Pediatrics, Volume 142, Number 5, November 2018
Quality Improvement has become a priority for the training and accreditation of health professionals and the facilities in which they work. Survey respondents reported the extrinsic requirement to maintain board certification as the dominant motivator for QI involvement, followed by 2 intrinsic factors: identifying gaps in practice/implementing change and an opportunity to collaborate with others.
This publication reports the proportion of pediatricians annually participating in QI efforts, the motivations to engage in QI, beliefs about QI, perceptions of workplace support for QI, and self-confidence in QI skills. The document notes that despite almost 2 decades of national attention to the quality of healthcare and efforts to embed continual QI in healthcare delivery activities, ~1 in 5 nonacademic pediatricians and 1 in 10 academic pediatricians did not report participating in any QI activities in the previous year.
The Joint Commission Journal on Quality and Patient Safety 2018; 44:12-22
The most frequently pursued intervention in the 18-state Children’s Health Insurance Program Reauthorization Act of 2009 (CHIRPA) quality demonstration was quality improvement collaboratives, which 12 states offered to more than 300 primary care practices. A study was conducted to identify which aspects of these collaboratives were viewed by organizers and participants as working well and which were not. In this study, interviewees widely praised offering Maintenance of Certification or Continuing Medical Education credits – which provided “a big hook to bring in physicians” because physicians are required to earn (and usually pay for) such credits at regular intervals.
In early December 2017, the American Board of Medical Specialties (ABMS) met with members of the Council of Medical Specialty Societies (CMSS), the Specialty Society CEO Consortium (S2C2), and state medical societies to discuss the Maintenance of Certification (MOC) programs of its Member Boards. The meeting focused on the critical issues and concerns that physicians have raised about MOC, what the ABMS Member Boards are doing to resolve these concerns, and how these organizations can work together to create a future, continuing Board Certification program that is relevant and valuable to all of our stakeholders, especially to Board Certified physicians and the patients they serve.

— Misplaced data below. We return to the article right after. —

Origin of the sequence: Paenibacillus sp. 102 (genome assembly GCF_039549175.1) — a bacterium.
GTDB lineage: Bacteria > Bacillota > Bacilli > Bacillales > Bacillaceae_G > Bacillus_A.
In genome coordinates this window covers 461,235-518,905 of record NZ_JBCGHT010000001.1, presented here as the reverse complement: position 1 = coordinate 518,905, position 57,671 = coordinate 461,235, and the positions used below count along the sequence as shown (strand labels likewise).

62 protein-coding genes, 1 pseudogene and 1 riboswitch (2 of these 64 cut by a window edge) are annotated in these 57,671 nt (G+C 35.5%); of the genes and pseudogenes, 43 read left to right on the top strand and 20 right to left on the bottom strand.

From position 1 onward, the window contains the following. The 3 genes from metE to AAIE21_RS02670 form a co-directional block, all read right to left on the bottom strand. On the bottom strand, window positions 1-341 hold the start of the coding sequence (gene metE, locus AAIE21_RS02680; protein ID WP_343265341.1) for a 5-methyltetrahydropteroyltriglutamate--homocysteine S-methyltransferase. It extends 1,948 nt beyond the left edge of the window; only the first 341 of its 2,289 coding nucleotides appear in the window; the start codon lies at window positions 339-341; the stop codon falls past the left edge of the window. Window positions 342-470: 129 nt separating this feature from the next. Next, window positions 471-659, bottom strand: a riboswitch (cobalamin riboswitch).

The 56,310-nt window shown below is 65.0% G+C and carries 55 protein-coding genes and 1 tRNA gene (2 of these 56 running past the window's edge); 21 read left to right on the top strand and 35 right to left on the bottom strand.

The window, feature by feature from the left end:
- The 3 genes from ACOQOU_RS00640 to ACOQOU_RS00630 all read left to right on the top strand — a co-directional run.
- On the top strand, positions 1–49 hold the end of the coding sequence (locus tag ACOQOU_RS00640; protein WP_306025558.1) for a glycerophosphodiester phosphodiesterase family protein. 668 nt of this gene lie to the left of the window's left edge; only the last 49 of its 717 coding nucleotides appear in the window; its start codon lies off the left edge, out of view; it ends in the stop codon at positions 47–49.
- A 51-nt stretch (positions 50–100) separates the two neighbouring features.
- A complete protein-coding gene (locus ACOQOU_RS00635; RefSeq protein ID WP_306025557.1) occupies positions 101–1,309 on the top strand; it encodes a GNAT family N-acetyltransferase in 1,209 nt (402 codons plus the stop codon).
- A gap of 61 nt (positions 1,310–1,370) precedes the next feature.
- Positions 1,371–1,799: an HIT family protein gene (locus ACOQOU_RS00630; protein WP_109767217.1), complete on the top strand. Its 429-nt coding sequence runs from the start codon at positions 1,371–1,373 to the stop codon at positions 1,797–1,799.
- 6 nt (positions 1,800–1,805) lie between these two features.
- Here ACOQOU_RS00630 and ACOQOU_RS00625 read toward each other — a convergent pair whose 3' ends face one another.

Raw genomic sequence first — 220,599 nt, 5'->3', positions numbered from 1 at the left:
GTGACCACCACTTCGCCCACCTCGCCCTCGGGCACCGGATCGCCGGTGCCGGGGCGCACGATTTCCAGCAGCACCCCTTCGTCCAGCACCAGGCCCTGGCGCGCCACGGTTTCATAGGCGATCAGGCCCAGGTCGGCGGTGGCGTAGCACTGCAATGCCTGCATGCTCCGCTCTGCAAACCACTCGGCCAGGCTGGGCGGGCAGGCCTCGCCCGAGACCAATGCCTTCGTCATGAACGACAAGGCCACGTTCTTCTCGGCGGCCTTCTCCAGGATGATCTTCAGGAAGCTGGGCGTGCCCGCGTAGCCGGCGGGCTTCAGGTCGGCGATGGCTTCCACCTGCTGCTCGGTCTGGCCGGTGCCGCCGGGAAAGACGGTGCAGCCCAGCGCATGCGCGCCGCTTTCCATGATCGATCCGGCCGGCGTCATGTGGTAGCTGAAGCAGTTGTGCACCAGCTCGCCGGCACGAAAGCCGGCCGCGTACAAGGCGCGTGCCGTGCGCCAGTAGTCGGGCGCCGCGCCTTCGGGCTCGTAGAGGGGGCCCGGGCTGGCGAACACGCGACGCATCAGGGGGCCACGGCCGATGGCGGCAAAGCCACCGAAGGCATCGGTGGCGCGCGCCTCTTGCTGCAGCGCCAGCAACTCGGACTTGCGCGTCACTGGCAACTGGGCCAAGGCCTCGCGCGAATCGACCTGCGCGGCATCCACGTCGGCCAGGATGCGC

Hospital Pediatrics. November 2017 Volume 7, Issue 11
A new physician survey was piloted to determine if Part IV Maintenance of Certification participation improves perceived educational and clinical outcomes. The online survey, MOC Practice, Engagement, Attitude and Knowledge Survey (MOC-PEAKS) developed by Seattle Children’s Hospital, was administered in 2015 to participating physicians.
The article notes that although many physicians embrace the concept of MOC, the Part IV MOC exercise still draws strong criticism. Critics assert that many of the projects are poor learning exercises, are not relevant to their practice, do not improve outcomes for their patients and are too expensive, time consuming and administratively focused. This study was designed to assess perceived educational and clinical outcomes and specifically measure changes in physicians’ perception of engagement and attitudes about QI and MOC, their ability to apply QI methods and the impact of their Part IV MOC activity on patient care. The results demonstrated that MOC Part IV is meeting some of its major educational goals: physicians reported significant improvement in their engagement and attitude about QI and MOC, their perceived ability to apply QI methods after participating, and the perception that their MOC activity would lead to lasting improvement in patient care. MOC-PEAKS demonstrated that a pediatric hospital-based MOC program can operationalize an effective and rewarding Part IV MOC experience.